Recovery Practitioner Kemal with a local police officer outside the Newtown centre
John Scott is the chairman of the mental health charity Rekindle in Newtown. At a recent fundraising concert for the charity, which supports young people aged 16 to 25 who are struggling with mental distress, he said:â€œThe trustees and staff know from experience that early intervention can help many of these young people avoid or recover from the social dislocation that can result from mental illness.
There are more than 110 active clients, and they are referred by all the various agencies in Newtown. There are two full time recovery practitioners (Diane Williams and Kemal Keeble), one of whom is a qualified mental health nurse, and two regular volunteers. They operate from converted shop premises in the centre of Newtown, which makes them accessible to this client group.
Diane (left) with a client
The stories here are examples of what can be done, and there are many more similar ones. The right help at the right time can stop these young people from a possibly irreversible descent into self-destructive behaviour. It is wonderful to see young people starting to enjoy their lives again.â€� Jess Foster
At the age of 18 I was living in a homeless hostel and felt there was no use in living any more. I struggled with the pressures of sixth form and trying to earn a living so attempted suicide multiple times. Initially I was under the care of adult services but didnâ€™t feel as though I actually mattered to them and was made to feel as though my problems werenâ€™t bad enough. I was lucky enough to be introduced to Diane at Small Steps and I was finally on the road to recovery. I was given all the time I needed, whether it be for just a chat or to help me better my life. Feeling like I mattered and being listened to changed my life around. I stopped self-harming, returned to sixth form, applied for university with Dianeâ€™s help and even began caring about my own wellbeing again. When I got my place at university Diane got me a grant so that I was able to buy everything I needed and to any other person I would then look like a typical student, not someone who had just been homeless. I am now graduating this summer, have a job and strong friendships. My life is now at a good point and itâ€™s thanks to all the help and mentorship I had from Diane and Small Steps.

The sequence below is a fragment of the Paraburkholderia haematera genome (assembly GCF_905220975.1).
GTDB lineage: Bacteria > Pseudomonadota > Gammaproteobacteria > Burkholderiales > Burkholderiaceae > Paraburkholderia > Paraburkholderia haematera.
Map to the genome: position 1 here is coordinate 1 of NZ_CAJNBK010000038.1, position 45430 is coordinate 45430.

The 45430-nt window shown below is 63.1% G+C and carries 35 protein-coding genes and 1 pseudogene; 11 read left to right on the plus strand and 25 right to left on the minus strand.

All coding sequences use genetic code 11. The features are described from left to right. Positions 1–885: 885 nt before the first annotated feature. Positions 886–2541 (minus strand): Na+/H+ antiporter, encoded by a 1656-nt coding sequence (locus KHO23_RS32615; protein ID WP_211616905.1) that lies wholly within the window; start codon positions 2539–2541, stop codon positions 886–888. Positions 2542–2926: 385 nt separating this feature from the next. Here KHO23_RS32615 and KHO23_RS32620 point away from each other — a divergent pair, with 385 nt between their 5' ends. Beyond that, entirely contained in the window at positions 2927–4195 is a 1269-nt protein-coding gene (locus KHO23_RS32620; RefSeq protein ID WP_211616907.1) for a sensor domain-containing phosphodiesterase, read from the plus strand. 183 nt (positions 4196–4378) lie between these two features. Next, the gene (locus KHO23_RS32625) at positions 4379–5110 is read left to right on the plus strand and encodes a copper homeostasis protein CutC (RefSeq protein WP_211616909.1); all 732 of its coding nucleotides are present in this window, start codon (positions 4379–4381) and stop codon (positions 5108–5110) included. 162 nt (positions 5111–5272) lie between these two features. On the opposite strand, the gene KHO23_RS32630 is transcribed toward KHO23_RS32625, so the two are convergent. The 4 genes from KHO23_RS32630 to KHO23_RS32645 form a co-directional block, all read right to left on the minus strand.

My name is Megan Tudor and I am an associate trustee for Rekindle’s Small Steps Project. I began as a client of the project when abuse was identified in my family home. I had to leave home and faced the difficulty of finding a roof over my head. Diane and Kemal worked tirelessly to help me and although they came across many difficulties they never gave up on me. I was in a very dark place and tried to end my life on a daily basis; I couldn’t find a reason to carry on. I went from living in a horrific environment to only having the clothes on my back and no roof over my head. I was also suffering from an eating disorder and refused to eat or drink anything. The Small Steps Project was the only organisation that recognised there was abuse and actually listened. I had seen Child & Adolescent Mental Health Services (CAMHS), 16+ team, social workers and spent a year in a psychiatric hospital and none of them listened to what I was saying. Diane and Kemal let me have as much time as I needed and listened to every word I said and actually did something about it. I was supported on a daily basis to stay alive on top of trying to find stable accommodation.